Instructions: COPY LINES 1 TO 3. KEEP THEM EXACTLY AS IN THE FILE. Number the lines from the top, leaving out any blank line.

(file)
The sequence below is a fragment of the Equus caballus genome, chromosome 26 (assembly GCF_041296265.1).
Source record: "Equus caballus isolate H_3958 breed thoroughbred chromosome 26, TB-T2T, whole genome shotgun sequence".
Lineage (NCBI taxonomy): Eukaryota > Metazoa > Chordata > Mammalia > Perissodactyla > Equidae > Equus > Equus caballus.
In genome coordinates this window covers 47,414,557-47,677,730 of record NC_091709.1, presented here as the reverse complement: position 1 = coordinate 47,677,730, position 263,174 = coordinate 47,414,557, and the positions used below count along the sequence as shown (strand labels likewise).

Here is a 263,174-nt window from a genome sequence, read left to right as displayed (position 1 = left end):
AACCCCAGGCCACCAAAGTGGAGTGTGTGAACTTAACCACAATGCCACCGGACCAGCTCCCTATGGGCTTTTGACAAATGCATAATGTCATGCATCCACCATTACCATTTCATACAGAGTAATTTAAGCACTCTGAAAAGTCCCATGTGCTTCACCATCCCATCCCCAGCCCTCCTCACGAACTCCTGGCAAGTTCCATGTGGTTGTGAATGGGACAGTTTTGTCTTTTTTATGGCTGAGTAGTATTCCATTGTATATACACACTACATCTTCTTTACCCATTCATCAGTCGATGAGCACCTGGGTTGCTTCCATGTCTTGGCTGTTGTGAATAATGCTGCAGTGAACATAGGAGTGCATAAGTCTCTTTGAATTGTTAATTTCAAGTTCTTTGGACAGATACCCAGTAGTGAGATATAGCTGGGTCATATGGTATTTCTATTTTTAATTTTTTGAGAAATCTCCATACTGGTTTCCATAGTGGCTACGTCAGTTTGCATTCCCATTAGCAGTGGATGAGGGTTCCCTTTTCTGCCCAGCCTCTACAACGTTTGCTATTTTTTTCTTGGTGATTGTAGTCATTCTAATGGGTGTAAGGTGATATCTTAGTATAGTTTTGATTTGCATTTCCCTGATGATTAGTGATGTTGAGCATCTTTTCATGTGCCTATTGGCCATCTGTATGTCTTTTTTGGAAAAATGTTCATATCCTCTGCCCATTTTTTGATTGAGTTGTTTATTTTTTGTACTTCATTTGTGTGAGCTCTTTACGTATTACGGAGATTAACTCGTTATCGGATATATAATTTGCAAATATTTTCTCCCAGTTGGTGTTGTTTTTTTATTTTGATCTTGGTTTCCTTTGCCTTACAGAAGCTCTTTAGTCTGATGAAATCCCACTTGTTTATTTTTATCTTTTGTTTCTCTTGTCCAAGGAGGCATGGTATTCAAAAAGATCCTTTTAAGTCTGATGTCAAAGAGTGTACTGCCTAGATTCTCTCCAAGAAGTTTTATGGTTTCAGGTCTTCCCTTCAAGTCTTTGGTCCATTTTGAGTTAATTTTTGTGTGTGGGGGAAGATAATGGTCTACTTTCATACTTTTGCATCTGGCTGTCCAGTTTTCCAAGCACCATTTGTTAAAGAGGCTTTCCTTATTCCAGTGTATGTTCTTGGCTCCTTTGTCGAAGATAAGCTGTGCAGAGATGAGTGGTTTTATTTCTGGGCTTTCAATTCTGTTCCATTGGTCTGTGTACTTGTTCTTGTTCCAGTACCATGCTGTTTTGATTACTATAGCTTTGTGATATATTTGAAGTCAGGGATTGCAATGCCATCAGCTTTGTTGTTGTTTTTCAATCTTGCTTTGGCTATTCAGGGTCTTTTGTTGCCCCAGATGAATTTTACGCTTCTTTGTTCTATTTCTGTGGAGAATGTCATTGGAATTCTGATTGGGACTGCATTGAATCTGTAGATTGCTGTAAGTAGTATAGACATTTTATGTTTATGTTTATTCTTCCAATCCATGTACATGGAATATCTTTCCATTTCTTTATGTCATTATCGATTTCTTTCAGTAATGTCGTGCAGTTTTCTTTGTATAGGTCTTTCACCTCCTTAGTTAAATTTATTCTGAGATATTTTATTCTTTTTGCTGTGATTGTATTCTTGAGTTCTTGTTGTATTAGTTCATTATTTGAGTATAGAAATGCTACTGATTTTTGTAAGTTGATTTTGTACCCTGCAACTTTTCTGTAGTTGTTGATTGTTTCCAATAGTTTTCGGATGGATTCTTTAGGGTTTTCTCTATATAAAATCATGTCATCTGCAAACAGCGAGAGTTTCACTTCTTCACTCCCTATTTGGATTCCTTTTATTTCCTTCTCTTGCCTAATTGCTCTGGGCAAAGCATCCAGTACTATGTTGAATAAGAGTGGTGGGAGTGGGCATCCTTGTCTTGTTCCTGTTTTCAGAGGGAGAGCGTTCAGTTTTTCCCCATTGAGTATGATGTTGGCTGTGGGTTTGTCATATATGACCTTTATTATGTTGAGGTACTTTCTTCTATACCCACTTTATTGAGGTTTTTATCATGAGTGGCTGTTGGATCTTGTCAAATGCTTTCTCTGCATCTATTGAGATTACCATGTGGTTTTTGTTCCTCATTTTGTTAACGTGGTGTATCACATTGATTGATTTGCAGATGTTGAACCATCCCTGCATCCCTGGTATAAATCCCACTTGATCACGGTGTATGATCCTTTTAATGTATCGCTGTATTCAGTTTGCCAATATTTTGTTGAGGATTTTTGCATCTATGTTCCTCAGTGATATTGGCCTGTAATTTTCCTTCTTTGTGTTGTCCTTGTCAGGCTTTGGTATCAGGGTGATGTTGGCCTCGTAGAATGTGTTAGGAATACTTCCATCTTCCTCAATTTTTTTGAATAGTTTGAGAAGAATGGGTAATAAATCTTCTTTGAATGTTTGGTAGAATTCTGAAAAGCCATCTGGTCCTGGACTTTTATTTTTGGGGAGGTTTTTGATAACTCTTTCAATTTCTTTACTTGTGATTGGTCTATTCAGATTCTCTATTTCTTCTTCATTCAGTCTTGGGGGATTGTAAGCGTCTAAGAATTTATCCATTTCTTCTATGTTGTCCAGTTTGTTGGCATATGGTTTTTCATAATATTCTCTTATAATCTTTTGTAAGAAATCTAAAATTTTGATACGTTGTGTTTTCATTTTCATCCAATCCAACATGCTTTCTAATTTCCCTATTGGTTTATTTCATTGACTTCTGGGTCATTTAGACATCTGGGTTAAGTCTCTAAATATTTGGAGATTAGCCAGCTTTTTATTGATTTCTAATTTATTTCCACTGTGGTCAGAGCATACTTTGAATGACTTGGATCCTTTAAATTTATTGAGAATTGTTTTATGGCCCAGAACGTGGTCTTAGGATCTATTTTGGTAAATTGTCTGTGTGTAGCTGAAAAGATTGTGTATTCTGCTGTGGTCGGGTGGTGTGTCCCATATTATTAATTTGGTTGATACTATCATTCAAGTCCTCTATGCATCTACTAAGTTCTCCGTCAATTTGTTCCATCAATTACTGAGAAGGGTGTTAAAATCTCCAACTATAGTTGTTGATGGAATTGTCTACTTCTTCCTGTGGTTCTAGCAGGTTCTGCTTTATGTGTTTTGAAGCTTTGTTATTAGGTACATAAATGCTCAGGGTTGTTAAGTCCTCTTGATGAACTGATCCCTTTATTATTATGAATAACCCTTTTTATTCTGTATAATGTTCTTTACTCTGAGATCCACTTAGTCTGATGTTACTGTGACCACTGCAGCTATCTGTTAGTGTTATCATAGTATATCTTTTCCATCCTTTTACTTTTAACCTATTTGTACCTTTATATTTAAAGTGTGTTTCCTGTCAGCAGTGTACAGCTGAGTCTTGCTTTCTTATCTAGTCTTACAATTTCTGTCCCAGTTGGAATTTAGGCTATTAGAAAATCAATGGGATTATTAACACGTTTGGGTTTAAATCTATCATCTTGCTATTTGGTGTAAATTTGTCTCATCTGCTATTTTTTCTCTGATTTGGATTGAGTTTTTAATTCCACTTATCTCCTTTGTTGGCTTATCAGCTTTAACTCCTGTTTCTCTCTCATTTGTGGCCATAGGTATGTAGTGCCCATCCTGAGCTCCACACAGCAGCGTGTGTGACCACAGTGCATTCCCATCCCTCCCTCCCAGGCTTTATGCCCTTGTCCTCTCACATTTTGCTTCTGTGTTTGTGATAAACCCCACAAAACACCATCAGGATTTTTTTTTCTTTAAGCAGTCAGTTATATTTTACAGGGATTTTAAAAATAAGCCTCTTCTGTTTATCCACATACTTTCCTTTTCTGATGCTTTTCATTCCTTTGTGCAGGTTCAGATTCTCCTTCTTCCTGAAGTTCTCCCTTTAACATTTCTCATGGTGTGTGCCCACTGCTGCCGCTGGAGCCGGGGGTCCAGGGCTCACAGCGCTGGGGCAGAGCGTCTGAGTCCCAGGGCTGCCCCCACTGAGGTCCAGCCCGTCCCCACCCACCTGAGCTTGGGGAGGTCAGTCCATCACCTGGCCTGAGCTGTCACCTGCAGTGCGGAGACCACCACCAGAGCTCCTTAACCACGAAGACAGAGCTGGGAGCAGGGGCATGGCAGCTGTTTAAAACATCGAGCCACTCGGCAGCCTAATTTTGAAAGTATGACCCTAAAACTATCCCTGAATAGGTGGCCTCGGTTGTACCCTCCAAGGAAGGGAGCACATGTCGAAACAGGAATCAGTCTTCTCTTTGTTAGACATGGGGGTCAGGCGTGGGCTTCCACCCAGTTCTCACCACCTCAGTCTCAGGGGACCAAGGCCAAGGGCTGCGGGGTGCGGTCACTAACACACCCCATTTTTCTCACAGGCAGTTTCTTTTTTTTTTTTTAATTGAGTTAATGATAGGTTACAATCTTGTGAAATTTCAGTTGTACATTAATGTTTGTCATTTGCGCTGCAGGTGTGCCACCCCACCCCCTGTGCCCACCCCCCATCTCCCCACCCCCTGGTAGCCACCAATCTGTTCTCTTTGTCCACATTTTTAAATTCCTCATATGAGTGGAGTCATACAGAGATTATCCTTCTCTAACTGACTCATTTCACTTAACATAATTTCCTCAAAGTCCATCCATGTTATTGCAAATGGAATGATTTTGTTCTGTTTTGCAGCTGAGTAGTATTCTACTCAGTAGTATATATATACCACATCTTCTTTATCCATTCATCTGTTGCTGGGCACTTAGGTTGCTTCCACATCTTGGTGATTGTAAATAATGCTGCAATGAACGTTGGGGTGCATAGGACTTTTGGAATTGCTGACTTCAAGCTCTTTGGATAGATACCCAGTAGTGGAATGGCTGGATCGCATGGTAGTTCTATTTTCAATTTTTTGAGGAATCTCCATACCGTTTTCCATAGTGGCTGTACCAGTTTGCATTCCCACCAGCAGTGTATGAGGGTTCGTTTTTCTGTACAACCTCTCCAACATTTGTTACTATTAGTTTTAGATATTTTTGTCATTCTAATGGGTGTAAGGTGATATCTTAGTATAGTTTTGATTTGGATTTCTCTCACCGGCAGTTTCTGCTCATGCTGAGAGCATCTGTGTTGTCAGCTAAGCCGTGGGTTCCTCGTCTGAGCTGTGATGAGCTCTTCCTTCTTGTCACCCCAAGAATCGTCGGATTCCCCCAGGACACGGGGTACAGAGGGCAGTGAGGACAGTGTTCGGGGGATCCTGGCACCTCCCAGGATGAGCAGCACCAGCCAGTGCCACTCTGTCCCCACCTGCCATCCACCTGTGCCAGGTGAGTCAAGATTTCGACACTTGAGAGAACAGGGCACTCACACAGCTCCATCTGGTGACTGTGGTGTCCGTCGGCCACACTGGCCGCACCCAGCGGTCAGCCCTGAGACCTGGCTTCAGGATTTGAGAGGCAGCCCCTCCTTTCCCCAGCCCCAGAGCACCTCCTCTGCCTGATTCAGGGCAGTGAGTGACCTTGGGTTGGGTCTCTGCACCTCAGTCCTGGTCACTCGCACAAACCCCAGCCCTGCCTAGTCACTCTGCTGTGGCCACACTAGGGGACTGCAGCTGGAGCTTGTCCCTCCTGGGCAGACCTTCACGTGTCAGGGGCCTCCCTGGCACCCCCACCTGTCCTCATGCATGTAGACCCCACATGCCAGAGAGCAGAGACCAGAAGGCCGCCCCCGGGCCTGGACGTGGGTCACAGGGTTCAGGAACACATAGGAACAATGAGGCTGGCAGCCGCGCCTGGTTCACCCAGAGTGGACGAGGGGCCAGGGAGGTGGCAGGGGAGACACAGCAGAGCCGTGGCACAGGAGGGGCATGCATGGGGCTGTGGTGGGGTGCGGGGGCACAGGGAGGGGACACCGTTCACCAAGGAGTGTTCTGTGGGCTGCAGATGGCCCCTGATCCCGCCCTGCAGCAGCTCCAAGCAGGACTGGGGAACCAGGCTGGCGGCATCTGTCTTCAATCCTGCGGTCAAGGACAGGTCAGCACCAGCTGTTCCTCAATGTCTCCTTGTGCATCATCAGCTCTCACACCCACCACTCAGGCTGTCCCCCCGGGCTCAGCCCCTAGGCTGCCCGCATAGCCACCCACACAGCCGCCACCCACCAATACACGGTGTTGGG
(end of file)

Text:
The sequence below is a fragment of the Equus caballus genome, chromosome 26 (assembly GCF_041296265.1).
Source record: "Equus caballus isolate H_3958 breed thoroughbred chromosome 26, TB-T2T, whole genome shotgun sequence".
Lineage (NCBI taxonomy): Eukaryota > Metazoa > Chordata > Mammalia > Perissodactyla > Equidae > Equus > Equus caballus.